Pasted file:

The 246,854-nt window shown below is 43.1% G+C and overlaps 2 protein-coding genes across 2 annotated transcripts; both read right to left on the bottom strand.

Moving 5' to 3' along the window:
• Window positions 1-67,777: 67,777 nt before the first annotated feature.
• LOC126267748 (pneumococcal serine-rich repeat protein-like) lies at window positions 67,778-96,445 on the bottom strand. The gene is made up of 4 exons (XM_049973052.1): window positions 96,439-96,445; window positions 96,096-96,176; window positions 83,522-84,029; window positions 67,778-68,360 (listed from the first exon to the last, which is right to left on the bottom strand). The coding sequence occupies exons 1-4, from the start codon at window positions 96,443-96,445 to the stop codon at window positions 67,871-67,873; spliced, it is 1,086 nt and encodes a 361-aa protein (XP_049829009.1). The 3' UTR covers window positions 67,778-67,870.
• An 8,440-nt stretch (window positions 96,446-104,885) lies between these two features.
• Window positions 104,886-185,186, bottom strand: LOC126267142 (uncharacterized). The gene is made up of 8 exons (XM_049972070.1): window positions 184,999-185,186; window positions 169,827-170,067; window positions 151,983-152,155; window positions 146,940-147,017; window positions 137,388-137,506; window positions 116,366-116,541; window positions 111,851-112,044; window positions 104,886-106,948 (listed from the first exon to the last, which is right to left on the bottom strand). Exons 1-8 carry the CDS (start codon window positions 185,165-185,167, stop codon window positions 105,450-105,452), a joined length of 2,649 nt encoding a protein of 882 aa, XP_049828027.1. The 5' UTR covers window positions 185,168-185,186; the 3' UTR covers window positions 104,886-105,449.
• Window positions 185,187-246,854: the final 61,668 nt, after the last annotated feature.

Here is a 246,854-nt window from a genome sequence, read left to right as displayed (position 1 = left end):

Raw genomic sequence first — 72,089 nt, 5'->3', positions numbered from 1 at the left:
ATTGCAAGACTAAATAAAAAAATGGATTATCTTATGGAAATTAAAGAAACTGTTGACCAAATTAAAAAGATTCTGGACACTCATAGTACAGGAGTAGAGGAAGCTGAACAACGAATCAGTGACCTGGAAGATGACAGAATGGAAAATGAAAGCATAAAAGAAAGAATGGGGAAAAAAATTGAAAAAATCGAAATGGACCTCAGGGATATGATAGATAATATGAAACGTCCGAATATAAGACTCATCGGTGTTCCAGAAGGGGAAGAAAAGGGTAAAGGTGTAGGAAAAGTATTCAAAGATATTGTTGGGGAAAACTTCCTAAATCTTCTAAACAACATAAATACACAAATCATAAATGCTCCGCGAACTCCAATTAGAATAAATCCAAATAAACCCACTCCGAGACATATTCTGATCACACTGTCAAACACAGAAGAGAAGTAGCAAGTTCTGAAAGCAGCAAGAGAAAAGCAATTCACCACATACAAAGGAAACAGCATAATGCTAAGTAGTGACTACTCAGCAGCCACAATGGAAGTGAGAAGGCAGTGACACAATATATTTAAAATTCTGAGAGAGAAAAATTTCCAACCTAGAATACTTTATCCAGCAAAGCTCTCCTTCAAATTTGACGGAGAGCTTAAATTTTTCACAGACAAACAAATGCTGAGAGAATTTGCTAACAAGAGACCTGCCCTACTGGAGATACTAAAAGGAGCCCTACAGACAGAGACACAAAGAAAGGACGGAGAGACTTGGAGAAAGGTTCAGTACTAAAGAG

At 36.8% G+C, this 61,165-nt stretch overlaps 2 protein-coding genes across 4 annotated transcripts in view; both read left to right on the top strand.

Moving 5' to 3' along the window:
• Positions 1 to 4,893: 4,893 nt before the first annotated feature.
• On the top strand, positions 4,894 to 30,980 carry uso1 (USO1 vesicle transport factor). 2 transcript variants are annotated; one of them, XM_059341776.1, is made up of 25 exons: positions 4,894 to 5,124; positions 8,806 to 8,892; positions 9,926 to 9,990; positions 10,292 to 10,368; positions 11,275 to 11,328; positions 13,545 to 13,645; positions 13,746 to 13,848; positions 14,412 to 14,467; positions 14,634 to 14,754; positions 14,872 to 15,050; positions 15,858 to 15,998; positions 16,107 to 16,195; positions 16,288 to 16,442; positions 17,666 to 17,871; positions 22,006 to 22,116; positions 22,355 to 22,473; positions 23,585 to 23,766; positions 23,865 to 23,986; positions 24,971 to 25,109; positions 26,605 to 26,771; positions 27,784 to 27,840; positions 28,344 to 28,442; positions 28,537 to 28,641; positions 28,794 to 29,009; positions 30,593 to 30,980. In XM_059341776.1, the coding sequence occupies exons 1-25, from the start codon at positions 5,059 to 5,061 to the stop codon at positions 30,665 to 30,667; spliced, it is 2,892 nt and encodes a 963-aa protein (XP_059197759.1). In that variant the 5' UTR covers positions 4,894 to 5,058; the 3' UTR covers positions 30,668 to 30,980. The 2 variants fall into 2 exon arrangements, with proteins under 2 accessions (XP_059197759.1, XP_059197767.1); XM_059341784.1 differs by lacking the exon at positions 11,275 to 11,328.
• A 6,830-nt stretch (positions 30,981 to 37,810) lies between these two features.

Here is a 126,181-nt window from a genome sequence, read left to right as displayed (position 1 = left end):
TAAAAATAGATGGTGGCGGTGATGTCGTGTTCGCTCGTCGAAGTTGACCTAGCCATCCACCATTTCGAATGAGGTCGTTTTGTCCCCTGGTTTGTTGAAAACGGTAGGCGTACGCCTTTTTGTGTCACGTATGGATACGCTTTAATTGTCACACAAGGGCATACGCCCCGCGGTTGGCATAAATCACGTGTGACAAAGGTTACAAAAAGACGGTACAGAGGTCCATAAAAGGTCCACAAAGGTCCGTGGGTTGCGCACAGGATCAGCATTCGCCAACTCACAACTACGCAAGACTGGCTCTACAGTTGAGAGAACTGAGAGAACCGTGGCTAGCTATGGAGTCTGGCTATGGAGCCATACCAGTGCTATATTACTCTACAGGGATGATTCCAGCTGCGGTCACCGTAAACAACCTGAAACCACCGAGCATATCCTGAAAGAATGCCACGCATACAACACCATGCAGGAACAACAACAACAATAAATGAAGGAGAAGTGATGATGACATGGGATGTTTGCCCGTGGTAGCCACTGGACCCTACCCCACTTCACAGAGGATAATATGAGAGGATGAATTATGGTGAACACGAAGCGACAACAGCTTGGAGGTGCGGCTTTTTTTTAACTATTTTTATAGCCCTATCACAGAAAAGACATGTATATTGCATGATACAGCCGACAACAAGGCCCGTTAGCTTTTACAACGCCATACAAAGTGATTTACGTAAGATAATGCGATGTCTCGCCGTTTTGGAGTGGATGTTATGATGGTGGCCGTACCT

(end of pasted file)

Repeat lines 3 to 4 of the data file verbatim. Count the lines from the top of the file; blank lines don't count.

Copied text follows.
• Window positions 1-67,777: 67,777 nt before the first annotated feature.
• LOC126267748 (pneumococcal serine-rich repeat protein-like) lies at window positions 67,778-96,445 on the bottom strand. The gene is made up of 4 exons (XM_049973052.1): window positions 96,439-96,445; window positions 96,096-96,176; window positions 83,522-84,029; window positions 67,778-68,360 (listed from the first exon to the last, which is right to left on the bottom strand). The coding sequence occupies exons 1-4, from the start codon at window positions 96,443-96,445 to the stop codon at window positions 67,871-67,873; spliced, it is 1,086 nt and encodes a 361-aa protein (XP_049829009.1). The 3' UTR covers window positions 67,778-67,870.